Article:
Flying Mushrooms now on sale half off this week only.
In my Creativity in the Workplace Graduate class we read an article that the professor wrote about what he learned while designing hats for the Cirque du Soleil in 1996. The article is called “The 8 Lessons for building a creative workplace.” This is my reaction reproduced here and shared.
Reading about working in a circus and a fun environment had me reflecting on my own shift in my business. I once had more of a counseling business for people and their animals. It was serious, rewarding work for the contribution I was giving and how I was helping, and I adored the animals, but emotionally weighing in my psyche, and after many years doing that type of work I focused back onto designing and creating online classes that were fun. I look at that progression in my business from one extreme to the next and it’s interesting and revealing for me that my latest creation is an imaginary mall that teaches design and thinking creatively. It’s fun and entertaining like a circus. Your workplace should be fun and feed your creativity, the article suggests.
I established an Instagram account to test-drive my creations from my mall. It’s an experimental place to try out what works and what doesn’t, much like the new acts in the circus, and like the Professor described, with others witnessing and hopefully, being inspired. I see that when I am most excited, I am most successful in my posts. The other day I happened upon a creative fashion design app, Pret-a-Template. I could draw on my tablet and design clothes for my imaginary mall. You would think I just won the lottery! I played most the morning, lost in what Mihalyi Csikszentmihalyi called deep in the flow. I was apprehensive about sharing my new shoe design on Instagram, but when I did, there was an outpouring of support of comments, the opposite of my last few lackluster shares.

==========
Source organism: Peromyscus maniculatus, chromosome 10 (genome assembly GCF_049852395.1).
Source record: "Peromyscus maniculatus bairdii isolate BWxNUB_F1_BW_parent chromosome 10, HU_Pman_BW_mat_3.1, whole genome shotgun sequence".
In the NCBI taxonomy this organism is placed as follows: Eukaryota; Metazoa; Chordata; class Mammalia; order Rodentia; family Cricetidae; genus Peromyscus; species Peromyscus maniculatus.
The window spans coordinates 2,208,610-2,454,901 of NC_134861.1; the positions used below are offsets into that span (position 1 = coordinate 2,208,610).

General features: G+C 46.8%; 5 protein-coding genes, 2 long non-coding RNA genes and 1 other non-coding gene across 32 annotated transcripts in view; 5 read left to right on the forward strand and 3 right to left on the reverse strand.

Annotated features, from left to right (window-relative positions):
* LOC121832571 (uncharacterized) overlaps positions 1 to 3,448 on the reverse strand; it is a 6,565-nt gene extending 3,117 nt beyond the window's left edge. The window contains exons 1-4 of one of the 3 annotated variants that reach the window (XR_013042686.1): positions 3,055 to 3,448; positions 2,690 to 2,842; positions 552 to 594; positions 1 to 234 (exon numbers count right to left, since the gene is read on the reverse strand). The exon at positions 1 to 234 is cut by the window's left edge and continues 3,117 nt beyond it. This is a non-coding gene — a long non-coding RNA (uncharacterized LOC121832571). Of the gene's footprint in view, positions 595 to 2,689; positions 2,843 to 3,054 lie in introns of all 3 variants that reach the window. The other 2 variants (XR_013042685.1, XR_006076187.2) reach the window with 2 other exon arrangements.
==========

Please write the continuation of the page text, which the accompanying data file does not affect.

Teresa Amabile, a creative theorist, describes intrinsic motivation as what excites and drives you. You are rewarded from within. Can others feel your deep intrinsic motivation then through your work? As mentioned in the article, leading to more innovative creations? I believe so. It’s that spark that we are attracted to in others’ work. I watched an episode the other day of the new season of World of Dance. There’s a group of LA youngsters called The LAB, back from last year. They dance with passion, fire and motivation. I could never get enough of watching them perform as they command the stage. Perhaps that is an argument in being excited about what you are doing vs. creating only what the market seems to want. That route doesn’t lead to innovative work or work with heart, although it can be profitable. I live near Sedona, Arizona. There is one artist that makes these standing deer figure sculptures. They have a funky, Native American, symbolic feel. I imagine his first sculpture was filled with heart & deep expression. Many years later he now simply replicates the deer in different costumes and they sell like crazy. They are devoid of spark. Can others see that or only other artists?